A pressure cooker is the busy person’s best friend in the kitchen. It automates and accelerates healthy meal prep, and, unlike most people, it’s pretty effective at multi-tasking. (Plus, it doesn’t text while cooking, so food doesn’t over-cook or lose its moistness.) To our friends who are crock pot enthusiasts, imagine getting similar results in less than an hour.
At StyleChicago.com, we can’t think of many products we’ve used more in the past 10 years, which is why it’s near the top of our holiday gift lists.
Our personal favorite these days is the increasingly popular Instant Pot, which offers multi-functional cooking options (e.g. pressure cooker, slow cooker, rice cooker, saute, warmer and steamer) in a variety of sizes (e.g. 3 qt. mini, 5 qt., 6qt. and 8 qt.).
Why use a pressure cooker?
- Cook Faster – Using a pressure cooker dramatically reduces cooking times.
- Tenderize Meat – Meat comes out tender every time. It’s similar to a crock pot, only much faster.
- Soften Beans Quickly – Ever wish you could black beans without soaking them overnight first? Use a pressure cooker and, from start to finish, you’ll spend less than an hour.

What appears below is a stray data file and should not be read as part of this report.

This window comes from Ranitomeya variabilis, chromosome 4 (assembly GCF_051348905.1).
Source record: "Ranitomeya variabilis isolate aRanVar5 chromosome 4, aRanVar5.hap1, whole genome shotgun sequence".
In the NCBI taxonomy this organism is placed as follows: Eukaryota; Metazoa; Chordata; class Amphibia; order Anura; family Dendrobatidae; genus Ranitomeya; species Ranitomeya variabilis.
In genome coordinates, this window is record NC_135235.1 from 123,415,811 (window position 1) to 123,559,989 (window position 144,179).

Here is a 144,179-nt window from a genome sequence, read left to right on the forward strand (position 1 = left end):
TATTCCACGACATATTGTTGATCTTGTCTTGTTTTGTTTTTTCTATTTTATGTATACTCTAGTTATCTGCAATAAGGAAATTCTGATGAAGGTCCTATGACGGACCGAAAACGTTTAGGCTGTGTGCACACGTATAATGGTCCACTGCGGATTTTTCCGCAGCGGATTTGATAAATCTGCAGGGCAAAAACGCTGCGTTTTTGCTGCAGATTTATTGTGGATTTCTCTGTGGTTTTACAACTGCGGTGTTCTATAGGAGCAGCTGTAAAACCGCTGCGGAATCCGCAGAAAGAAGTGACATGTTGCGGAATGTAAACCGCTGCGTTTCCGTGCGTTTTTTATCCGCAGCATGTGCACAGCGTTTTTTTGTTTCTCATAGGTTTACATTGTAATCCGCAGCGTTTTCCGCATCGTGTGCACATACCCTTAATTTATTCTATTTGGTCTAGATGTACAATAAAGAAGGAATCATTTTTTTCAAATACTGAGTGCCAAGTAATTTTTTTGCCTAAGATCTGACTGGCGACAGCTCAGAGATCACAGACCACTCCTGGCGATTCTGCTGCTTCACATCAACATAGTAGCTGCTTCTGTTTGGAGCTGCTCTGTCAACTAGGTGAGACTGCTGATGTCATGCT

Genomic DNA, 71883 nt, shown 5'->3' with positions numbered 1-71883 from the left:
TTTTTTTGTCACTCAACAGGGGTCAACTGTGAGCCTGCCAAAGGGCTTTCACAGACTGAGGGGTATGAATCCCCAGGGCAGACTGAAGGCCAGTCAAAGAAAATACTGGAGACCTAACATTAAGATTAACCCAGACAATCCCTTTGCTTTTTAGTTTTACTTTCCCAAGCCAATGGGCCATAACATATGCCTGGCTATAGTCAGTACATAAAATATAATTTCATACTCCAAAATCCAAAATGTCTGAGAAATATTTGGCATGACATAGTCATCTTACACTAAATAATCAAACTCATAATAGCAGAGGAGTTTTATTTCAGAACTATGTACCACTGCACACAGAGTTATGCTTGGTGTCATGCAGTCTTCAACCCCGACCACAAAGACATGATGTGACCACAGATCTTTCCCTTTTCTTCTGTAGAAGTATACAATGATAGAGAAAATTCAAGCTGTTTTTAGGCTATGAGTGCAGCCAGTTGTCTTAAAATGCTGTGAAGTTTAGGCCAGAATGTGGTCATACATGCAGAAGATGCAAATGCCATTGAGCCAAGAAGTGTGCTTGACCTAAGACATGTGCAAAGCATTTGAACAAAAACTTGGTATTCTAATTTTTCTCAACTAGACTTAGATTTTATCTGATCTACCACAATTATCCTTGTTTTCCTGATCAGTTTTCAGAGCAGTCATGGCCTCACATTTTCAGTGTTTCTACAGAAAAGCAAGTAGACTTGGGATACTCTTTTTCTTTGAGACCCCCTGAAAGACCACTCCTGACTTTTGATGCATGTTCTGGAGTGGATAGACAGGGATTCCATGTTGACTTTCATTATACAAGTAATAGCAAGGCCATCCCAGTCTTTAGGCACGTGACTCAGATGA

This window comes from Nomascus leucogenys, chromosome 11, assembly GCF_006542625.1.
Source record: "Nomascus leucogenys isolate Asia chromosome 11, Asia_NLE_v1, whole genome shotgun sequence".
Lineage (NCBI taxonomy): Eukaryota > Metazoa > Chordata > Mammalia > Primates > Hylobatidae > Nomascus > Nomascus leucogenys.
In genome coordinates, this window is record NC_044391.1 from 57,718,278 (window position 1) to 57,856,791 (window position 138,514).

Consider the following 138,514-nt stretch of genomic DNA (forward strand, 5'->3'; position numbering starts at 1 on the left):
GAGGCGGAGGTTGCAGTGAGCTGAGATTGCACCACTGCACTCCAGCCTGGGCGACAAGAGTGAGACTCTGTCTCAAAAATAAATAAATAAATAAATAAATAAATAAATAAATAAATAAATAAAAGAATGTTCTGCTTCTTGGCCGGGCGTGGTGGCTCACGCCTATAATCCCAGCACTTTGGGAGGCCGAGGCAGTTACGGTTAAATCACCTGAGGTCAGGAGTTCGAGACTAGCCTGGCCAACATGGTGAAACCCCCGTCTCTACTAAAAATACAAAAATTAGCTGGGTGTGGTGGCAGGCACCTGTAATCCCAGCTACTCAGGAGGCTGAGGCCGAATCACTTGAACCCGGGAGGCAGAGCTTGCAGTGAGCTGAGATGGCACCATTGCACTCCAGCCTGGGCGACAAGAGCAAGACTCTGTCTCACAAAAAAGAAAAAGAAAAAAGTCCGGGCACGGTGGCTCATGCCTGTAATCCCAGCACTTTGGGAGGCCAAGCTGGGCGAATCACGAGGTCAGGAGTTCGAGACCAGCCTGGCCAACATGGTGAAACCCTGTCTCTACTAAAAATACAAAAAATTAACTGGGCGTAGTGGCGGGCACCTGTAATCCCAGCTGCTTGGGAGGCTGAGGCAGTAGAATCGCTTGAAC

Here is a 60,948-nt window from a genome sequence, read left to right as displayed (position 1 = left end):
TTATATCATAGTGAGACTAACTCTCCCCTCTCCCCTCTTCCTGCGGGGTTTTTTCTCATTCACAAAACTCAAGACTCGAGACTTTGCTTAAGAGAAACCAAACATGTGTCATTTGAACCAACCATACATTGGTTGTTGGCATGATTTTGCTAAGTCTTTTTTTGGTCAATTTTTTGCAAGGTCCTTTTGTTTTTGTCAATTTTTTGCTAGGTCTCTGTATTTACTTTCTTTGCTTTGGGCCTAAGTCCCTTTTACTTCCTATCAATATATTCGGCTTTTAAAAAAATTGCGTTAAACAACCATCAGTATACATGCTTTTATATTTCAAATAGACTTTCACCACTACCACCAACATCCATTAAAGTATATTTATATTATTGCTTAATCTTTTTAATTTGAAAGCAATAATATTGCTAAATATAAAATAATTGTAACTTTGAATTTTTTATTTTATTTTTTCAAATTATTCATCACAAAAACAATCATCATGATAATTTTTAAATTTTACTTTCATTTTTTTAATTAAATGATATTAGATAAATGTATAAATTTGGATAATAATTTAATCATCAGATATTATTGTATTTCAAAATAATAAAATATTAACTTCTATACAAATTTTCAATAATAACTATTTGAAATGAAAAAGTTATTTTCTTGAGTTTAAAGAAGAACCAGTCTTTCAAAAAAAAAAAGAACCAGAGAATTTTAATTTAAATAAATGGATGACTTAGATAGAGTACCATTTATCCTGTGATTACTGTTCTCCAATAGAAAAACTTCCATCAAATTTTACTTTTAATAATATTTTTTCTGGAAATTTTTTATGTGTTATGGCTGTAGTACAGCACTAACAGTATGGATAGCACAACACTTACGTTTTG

- Eliminate Defrosting Step – You can cook frozen meat without defrosting it.
- Improve Taste – The extra high heat used in pressure cooking promotes the caramelizing and browning of the food you cook. This brings out the flavors, creates a rich broth and keeps meat tender.
Use a pressure cooker recipe book
If you are new to pressure cooking, using a healthy pressure cooker recipe book will make your transition to mastering quick and healthy meal prep much easier. Once you have a few basic recipes under your belt, it becomes easier to improvise from there.
How does a pressure cooker work?
A pressure cooker is a sealed pot with a valve that controls the steam pressure inside. As the pot heats up, the liquid inside forms steam, which raises the pressure in the pot. This high pressure steam has two major effects:
- Raises the boiling point of the water in the pot. When cooking something wet, like a stew or steamed vegetables, the heat of your cooking is limited to the boiling point of water (212°F). But with the steam’s pressure now the boiling point can get as high as 250°F. This higher heat helps the food cook faster.
- Raises the pressure, forcing liquid into the food. The high pressure also helps force liquid and moisture into the food quickly, which helps it cook faster and also helps certain foods, like tough meat, get very tender very quickly.
Holiday Gift Ideas:
* Holiday Gift Idea: Black Leather Choker
* Holiday Gift Idea: Backpack Purse for the Commuter
* Holiday Gift Idea: Leather Belt & Steampunk Buckle
* Holiday Gift Idea: Made in Chicago Reversible Hats
* Holiday Gift Idea: The Vacuuming Robot Roomba
* Holiday Gift Idea: Hoodie Ponch by Heidi Hess